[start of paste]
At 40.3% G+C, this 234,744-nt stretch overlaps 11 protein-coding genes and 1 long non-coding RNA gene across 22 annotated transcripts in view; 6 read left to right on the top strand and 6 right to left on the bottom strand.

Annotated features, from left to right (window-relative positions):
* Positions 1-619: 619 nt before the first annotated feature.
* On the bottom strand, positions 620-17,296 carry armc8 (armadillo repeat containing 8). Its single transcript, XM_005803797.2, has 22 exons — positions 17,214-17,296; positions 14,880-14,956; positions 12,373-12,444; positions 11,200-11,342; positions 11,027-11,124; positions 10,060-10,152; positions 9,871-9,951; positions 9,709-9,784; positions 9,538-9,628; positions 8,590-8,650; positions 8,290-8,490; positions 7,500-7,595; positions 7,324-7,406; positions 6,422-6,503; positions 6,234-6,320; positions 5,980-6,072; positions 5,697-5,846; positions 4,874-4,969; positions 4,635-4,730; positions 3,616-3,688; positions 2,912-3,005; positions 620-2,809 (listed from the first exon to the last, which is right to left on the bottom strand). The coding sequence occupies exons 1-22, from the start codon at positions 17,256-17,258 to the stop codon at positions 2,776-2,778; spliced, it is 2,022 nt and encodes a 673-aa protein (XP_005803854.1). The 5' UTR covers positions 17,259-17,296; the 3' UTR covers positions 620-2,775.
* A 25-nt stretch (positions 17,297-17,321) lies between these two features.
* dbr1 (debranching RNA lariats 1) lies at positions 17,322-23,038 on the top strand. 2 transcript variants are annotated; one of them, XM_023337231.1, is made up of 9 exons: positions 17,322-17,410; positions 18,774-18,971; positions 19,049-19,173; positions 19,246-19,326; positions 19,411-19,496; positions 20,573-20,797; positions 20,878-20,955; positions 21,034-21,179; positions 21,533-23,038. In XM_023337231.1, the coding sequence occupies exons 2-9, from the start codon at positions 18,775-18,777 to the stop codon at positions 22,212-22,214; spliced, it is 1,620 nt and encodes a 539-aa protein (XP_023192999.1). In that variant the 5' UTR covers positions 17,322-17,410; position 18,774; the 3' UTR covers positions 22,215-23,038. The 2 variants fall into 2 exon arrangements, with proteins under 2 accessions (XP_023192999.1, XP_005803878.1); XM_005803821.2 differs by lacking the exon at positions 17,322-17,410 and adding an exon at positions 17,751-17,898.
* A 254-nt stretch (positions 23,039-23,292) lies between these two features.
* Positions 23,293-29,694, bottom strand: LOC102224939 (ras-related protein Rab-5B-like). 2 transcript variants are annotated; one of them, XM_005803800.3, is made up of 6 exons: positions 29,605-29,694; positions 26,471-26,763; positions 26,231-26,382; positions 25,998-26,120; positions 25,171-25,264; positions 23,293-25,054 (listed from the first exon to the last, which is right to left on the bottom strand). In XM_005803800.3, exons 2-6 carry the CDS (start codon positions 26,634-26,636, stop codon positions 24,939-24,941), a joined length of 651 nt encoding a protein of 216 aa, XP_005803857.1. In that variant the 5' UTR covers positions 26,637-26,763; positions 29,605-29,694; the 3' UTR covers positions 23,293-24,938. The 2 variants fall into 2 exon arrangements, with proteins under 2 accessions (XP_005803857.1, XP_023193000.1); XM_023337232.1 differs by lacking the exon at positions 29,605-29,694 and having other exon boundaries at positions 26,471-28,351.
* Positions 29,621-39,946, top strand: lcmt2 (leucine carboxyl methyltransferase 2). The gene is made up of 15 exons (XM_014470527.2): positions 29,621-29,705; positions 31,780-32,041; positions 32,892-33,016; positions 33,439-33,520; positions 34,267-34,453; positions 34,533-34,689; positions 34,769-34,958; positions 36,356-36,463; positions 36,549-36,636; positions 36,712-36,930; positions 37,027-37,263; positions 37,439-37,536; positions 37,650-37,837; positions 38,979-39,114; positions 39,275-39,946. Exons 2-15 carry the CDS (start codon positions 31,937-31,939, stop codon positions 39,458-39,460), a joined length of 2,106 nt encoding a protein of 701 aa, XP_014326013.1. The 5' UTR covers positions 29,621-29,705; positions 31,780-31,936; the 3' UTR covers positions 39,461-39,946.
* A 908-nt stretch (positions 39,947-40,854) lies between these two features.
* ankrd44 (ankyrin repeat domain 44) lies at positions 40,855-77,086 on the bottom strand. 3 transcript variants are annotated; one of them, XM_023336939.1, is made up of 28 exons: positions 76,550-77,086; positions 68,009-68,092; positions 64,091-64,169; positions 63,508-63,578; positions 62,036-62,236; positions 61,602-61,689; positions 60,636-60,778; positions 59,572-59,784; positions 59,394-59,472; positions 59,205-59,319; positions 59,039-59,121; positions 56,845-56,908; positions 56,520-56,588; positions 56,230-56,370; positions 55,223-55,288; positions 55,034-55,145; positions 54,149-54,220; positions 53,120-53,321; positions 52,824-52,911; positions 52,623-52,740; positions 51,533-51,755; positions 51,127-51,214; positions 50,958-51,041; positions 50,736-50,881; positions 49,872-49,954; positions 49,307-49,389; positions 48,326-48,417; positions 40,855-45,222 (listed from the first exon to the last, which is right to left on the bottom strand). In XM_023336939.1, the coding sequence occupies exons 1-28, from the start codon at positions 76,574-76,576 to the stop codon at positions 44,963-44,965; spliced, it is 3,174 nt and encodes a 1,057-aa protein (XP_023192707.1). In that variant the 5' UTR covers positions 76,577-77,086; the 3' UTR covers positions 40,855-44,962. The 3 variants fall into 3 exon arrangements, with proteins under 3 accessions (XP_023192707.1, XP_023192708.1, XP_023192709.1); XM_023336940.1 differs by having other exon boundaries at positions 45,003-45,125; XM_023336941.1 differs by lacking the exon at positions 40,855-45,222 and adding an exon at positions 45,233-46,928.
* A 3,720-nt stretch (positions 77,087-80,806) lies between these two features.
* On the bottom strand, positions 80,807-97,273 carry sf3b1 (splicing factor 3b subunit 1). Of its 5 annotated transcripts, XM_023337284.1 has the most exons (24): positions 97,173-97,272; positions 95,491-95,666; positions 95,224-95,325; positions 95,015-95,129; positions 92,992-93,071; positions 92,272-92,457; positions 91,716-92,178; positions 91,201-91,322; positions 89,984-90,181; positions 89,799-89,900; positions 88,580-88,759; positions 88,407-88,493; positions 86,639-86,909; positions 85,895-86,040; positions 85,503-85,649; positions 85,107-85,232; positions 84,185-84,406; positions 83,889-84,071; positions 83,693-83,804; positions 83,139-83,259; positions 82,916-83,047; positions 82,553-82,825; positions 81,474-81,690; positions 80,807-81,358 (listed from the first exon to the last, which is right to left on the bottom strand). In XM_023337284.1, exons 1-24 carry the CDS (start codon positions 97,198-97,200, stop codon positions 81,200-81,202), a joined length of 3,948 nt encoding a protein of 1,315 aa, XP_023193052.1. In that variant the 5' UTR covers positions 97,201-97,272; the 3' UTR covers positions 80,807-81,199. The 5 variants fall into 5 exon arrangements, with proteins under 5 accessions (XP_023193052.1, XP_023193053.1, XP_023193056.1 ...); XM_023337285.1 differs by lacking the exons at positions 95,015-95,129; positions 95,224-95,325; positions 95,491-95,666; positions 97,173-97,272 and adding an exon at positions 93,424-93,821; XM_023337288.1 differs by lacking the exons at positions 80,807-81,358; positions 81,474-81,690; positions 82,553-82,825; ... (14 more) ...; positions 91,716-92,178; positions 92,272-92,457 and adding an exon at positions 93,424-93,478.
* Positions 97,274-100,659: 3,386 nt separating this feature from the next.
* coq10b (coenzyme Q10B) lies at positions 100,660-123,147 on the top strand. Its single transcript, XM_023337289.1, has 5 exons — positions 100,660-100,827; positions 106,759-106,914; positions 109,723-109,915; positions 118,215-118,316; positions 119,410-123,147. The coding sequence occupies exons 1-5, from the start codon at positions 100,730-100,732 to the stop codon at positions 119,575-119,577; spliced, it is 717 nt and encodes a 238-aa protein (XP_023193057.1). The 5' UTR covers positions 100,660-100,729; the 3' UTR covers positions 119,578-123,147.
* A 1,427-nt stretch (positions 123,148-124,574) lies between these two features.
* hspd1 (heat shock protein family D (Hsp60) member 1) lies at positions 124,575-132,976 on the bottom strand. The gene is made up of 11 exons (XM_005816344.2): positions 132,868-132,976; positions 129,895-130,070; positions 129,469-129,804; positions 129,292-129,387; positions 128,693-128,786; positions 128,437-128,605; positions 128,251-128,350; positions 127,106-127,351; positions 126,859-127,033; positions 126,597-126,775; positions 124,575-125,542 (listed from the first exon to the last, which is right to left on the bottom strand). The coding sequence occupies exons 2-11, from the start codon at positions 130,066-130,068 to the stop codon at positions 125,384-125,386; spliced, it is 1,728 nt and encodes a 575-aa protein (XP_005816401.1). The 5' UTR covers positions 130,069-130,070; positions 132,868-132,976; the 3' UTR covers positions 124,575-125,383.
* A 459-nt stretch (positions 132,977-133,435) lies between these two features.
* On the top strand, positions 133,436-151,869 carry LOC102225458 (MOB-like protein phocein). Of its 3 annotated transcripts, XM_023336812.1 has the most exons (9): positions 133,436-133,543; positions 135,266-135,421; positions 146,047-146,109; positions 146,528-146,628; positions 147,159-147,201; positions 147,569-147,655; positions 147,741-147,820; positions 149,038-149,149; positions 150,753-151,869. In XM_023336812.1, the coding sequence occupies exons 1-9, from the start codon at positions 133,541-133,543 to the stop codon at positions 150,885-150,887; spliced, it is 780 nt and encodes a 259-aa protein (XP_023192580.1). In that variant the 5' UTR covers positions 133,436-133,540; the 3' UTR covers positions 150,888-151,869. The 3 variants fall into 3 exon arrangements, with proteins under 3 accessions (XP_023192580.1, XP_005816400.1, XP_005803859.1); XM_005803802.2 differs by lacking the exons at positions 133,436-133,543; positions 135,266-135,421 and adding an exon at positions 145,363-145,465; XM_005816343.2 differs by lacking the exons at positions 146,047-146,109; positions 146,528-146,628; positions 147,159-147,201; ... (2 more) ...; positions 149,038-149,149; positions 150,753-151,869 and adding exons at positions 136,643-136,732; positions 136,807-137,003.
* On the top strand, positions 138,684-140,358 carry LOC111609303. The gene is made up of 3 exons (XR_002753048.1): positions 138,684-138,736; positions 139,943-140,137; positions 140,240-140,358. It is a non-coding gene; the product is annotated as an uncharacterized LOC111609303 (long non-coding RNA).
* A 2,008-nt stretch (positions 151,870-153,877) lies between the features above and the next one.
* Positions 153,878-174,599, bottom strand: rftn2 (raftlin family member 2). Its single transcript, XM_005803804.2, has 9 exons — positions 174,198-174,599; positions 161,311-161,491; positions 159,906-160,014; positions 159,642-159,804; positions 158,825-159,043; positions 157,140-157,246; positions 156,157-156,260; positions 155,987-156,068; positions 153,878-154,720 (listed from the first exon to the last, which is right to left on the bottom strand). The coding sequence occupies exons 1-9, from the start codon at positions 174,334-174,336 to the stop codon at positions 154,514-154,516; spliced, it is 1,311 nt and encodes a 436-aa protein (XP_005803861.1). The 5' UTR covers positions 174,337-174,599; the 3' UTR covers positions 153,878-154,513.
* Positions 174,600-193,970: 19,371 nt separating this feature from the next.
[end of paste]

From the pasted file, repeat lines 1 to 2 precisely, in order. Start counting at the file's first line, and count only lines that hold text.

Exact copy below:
At 40.3% G+C, this 234,744-nt stretch overlaps 11 protein-coding genes and 1 long non-coding RNA gene across 22 annotated transcripts in view; 6 read left to right on the top strand and 6 right to left on the bottom strand.

Annotated features, from left to right (window-relative positions):